Lake Carlos is a large, deep lake located five miles north of Alexandria, Minnesota. Due to its formation through glacial activity, it has the third largest surface area of all of the Sentinel Lakes and is the second deepest with a complex basin morphology. Its large watershed consists of several upstream lakes flowing into Lake Carlos to form the headwaters of the Long Prairie River. The watershed land types are a mixture of developed residential and agriculture along with forest and wetlands. Lake Carlos State Park spans across the lakes northernmost shoreline. Because of its size and proximity to the city of Alexandria, Lake Carlos is a popular destination for aquatic recreation. One consequence of this popularity is the introduction of invasive species as the lake is now home to Curly-leaf Pondweed and Zebra Mussels.
Low Phosphorus levels inhibit the growth of algae, thus the lake is able to support emergent and submerged vegetation. The aquatic plant community is moderately diverse, with a predominance of Chara and Bladderwort. Despite the introduction of Curly-leaf Pondweed it has yet to become widespread, potentially due to the lack of high nutrients in the water.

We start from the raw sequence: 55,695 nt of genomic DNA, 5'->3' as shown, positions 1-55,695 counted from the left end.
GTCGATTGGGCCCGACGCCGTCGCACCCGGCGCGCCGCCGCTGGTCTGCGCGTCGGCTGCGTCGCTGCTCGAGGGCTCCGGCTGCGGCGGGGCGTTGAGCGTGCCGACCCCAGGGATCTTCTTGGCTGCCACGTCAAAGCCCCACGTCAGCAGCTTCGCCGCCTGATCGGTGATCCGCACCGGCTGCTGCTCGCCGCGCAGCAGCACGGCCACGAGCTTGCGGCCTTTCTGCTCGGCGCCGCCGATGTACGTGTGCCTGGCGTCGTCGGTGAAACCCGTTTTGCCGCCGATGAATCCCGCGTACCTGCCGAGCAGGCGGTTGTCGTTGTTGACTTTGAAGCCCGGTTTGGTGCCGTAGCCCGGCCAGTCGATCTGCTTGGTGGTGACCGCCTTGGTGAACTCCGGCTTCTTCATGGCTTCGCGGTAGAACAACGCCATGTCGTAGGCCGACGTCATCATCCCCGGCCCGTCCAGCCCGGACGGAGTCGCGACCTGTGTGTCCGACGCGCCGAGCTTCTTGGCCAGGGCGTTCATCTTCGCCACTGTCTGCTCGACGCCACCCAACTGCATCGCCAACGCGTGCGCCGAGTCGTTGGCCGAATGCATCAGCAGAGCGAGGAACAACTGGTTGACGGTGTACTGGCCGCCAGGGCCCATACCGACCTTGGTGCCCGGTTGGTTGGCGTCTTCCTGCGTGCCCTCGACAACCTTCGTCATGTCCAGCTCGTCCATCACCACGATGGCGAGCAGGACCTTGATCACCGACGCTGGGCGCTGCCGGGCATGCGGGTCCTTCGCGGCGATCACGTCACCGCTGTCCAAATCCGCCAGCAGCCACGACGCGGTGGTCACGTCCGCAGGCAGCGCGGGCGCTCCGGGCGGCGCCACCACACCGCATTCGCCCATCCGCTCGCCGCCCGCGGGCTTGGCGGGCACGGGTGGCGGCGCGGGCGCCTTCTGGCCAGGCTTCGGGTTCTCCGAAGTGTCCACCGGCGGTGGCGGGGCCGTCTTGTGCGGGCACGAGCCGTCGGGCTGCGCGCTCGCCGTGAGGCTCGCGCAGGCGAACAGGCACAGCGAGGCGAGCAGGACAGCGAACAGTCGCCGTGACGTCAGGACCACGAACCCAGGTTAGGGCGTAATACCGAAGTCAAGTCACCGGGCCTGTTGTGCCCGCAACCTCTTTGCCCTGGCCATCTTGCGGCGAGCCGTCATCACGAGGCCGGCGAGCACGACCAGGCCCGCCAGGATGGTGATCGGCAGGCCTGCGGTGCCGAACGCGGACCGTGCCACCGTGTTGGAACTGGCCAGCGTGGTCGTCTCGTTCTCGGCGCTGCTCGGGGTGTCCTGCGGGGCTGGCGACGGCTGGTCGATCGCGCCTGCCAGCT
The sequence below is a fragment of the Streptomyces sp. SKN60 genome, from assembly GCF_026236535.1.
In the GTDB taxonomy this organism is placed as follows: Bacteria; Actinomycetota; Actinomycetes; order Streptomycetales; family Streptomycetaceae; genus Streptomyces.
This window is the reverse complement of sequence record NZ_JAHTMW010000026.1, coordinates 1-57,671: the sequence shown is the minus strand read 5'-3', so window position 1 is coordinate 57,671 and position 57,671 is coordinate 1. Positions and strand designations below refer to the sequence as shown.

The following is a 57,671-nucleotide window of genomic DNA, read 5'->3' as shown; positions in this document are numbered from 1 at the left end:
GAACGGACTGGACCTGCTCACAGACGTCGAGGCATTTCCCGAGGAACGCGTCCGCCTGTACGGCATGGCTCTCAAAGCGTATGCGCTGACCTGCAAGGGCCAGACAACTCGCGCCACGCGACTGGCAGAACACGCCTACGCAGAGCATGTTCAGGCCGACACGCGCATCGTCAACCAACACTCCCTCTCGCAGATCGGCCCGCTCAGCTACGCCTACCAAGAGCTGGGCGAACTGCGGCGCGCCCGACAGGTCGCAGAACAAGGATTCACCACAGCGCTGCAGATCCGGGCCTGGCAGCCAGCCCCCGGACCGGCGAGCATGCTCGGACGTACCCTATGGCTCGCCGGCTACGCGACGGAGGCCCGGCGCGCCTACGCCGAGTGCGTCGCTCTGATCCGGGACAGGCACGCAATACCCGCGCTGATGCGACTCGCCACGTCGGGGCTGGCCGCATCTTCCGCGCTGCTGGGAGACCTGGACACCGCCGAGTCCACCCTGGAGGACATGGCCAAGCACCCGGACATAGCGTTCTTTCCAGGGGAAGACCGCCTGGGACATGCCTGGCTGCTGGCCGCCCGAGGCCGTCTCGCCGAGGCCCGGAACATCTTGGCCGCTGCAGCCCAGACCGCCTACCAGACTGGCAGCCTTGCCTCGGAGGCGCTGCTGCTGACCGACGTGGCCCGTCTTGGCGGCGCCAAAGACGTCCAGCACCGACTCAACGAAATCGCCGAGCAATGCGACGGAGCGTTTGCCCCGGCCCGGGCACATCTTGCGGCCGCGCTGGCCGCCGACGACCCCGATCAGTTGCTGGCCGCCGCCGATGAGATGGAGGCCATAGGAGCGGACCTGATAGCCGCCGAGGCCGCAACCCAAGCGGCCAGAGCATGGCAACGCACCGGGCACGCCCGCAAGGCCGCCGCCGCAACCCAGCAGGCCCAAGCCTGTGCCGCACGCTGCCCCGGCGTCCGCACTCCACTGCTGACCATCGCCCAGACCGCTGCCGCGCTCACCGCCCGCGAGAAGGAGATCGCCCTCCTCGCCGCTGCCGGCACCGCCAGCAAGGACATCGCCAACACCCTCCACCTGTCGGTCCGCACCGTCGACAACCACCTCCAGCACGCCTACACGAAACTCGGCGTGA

The fish community is relatively diverse and because the lake is deep, it includes cold-water species such as Cisco, as well as warm- and cool-water species. These include six species that are intolerant to nutrient pollution. Largemouth bass and Northern pike are abundant, but grow slowly; whereas, Walleye are less abundant, but grow more quickly. Because the lake is not as fertile as other lakes in the area, it has a lower biological carrying capacity for large game fish.
Lake Carlos is a prime example of the benefit provided by a long-term ecological monitoring program such as the Sentinel Lakes. Zebra Mussels were first detected in the lake after the start of the program, thus biologists and other researchers have been able to compare data from before and after invasion. This has provided a unique opportunity to see how this species changes the ecosystem after introduction.
Lake Carlos was selected as a Sentinel Lake because it is a large, deep lake with low Phosphorus levels and it is home to a large Cisco population.